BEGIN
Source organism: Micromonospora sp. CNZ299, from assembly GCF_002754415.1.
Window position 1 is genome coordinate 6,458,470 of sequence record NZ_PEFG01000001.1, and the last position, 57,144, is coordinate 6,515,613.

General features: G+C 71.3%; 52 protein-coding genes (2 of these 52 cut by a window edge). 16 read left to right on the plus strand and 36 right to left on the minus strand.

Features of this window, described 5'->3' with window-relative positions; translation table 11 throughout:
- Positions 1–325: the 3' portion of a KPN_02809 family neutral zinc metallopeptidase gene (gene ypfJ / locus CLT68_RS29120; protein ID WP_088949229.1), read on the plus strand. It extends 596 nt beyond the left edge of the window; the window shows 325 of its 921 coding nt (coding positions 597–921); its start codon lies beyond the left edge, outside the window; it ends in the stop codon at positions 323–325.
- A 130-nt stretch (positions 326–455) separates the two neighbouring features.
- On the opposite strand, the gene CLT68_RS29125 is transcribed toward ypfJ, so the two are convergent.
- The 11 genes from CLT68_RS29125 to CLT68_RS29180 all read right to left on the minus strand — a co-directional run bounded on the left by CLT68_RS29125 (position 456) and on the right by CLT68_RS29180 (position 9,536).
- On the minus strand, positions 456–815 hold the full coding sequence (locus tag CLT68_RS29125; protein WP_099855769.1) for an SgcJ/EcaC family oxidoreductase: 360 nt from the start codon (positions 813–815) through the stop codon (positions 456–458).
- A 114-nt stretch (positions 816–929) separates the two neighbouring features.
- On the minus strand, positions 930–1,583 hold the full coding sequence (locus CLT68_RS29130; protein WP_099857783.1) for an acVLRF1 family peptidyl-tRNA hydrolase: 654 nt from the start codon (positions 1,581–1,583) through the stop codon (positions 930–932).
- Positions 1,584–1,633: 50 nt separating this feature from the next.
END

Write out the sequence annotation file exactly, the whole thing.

Source organism: Micromonospora sp. CNZ299, from assembly GCF_002754415.1.
Window position 1 is genome coordinate 6,458,470 of sequence record NZ_PEFG01000001.1, and the last position, 57,144, is coordinate 6,515,613.

General features: G+C 71.3%; 52 protein-coding genes (2 of these 52 cut by a window edge). 16 read left to right on the plus strand and 36 right to left on the minus strand.

Features of this window, described 5'->3' with window-relative positions; translation table 11 throughout:
- Positions 1–325: the 3' portion of a KPN_02809 family neutral zinc metallopeptidase gene (gene ypfJ / locus CLT68_RS29120; protein ID WP_088949229.1), read on the plus strand. It extends 596 nt beyond the left edge of the window; the window shows 325 of its 921 coding nt (coding positions 597–921); its start codon lies beyond the left edge, outside the window; it ends in the stop codon at positions 323–325.
- A 130-nt stretch (positions 326–455) separates the two neighbouring features.
- On the opposite strand, the gene CLT68_RS29125 is transcribed toward ypfJ, so the two are convergent.
- The 11 genes from CLT68_RS29125 to CLT68_RS29180 all read right to left on the minus strand — a co-directional run bounded on the left by CLT68_RS29125 (position 456) and on the right by CLT68_RS29180 (position 9,536).
- On the minus strand, positions 456–815 hold the full coding sequence (locus tag CLT68_RS29125; protein WP_099855769.1) for an SgcJ/EcaC family oxidoreductase: 360 nt from the start codon (positions 813–815) through the stop codon (positions 456–458).
- A 114-nt stretch (positions 816–929) separates the two neighbouring features.
- On the minus strand, positions 930–1,583 hold the full coding sequence (locus CLT68_RS29130; protein WP_099857783.1) for an acVLRF1 family peptidyl-tRNA hydrolase: 654 nt from the start codon (positions 1,581–1,583) through the stop codon (positions 930–932).
- Positions 1,584–1,633: 50 nt separating this feature from the next.